In addition, public assistance, including Medicaid, that is used to support aliens who reside in an institution for long-term care – such as a nursing home or mental health institution – may also be considered as part of the public charge analysis of the totality of the circumstances. Short-term institutionalization for rehabilitation is not subject to public charge consideration.

Benefits Not Subject to Public Charge Consideration

Under the agency guidance, non-cash benefits and special-purpose cash benefits that are not intended for income maintenance are not subject to public charge consideration. Such benefits include:

• Medicaid and other health insurance and health services (including public assistance for immunizations and for testing and treatment of symptoms of communicable diseases, use of health clinics, short-term rehabilitation services, prenatal care, and emergency medical services) other than support for long-term institutional care

• Children's Health Insurance Program (CHIP)

• Nutrition programs, including Food Stamps, the Special Supplemental Nutrition Program for Women, Infants and Children (WIC), the National School Lunch and School Breakfast Program, and other supplementary and emergency food assistance programs

• Housing benefits

• Child care services

• Energy assistance, such as the Low Income Home Energy Assistance Program (LIHEAP)

• Emergency disaster relief

• Foster care and adoption assistance

• Educational assistance (such as attending public school), including benefits under the Head Start Act and aid for elementary, secondary, or higher education

• Job training programs

• In-kind, community-based programs, services, or assistance (such as soup kitchens, crisis counseling and intervention, and short-term shelter)

• Non-cash benefits under TANF such as subsidized child care or transit subsidies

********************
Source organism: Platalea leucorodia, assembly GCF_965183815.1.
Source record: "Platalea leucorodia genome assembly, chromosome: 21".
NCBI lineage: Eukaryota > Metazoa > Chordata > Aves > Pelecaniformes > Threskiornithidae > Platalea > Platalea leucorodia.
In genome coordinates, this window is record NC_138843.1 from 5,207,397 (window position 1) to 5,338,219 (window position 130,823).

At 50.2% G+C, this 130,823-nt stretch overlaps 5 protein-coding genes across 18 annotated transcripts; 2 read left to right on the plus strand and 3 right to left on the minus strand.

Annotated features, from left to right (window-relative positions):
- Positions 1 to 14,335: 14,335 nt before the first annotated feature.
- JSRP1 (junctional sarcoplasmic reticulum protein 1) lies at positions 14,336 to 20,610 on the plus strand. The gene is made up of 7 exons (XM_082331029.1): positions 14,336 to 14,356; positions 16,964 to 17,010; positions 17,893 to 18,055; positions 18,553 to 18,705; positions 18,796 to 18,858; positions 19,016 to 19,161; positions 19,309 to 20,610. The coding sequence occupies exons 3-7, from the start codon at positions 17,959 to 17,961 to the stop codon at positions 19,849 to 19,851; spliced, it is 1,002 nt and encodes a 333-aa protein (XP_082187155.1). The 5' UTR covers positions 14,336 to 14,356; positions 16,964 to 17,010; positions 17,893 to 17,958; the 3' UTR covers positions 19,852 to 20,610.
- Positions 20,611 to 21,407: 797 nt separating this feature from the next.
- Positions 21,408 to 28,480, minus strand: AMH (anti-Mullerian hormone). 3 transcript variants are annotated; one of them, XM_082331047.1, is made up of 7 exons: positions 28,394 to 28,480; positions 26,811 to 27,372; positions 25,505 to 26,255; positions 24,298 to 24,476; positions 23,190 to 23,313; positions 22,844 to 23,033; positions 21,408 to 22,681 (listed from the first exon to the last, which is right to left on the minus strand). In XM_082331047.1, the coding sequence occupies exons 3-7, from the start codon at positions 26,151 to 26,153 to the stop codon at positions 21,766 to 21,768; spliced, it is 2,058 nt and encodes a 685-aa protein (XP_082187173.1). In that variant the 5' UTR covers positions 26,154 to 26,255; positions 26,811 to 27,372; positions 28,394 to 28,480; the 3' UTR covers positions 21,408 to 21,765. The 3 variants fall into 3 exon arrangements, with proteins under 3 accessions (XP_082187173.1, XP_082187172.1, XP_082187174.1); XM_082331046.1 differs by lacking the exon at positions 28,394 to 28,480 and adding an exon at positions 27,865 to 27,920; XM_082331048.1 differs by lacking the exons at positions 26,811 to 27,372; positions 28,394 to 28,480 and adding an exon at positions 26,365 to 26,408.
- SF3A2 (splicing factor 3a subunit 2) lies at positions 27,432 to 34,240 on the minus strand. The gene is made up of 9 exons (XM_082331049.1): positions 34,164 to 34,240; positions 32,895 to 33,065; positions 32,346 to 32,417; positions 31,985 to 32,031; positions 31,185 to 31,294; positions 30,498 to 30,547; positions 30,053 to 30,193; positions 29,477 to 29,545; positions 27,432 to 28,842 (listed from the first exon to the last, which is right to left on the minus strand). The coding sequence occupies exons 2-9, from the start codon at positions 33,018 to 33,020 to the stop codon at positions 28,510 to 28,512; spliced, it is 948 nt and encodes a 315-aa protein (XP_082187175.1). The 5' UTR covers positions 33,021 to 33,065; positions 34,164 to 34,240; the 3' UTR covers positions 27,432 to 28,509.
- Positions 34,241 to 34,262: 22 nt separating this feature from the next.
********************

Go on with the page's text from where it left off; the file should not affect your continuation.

• Cash payments that have been earned, such as Title II Social Security benefits, government pensions, and veterans' benefits, among other forms of earned benefits, do not support a public charge determination

• Unemployment compensation is also not considered for public charge purposes

Some of the above programs may provide cash benefits, such as energy assistance, transportation or child care benefits provided under TANF or the Child Care Development Block Grant (CCDBG), and one-time emergency payments under TANF. Since the purpose of such benefits is not for income maintenance, but rather to avoid the need for on-going cash assistance for income maintenance, they are not subject to public charge consideration.

Thank you for the information.

I think tho that my husband can afford a wife and a child, he will just have to go in big debt, just like everybody else ( the majority ).

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Try not to evade the obvious. That may be the reason you are RFEd. They are fining and imprisoning persons who are knowingly abusing the system. It's all over the newspaper. Don't be denied to save a buck. It's not a right if you are not eligible. Forget illegal immigrants. You are not one of them. I'm not trying to be harsh; trying to help you guys to see what's happening and to do what is right. Immigration will not be lenient about this. Be very careful. It may bite you.

It makes a lot of sense. We made a mistake. I guess the next step will b to pay back and get medical insurance.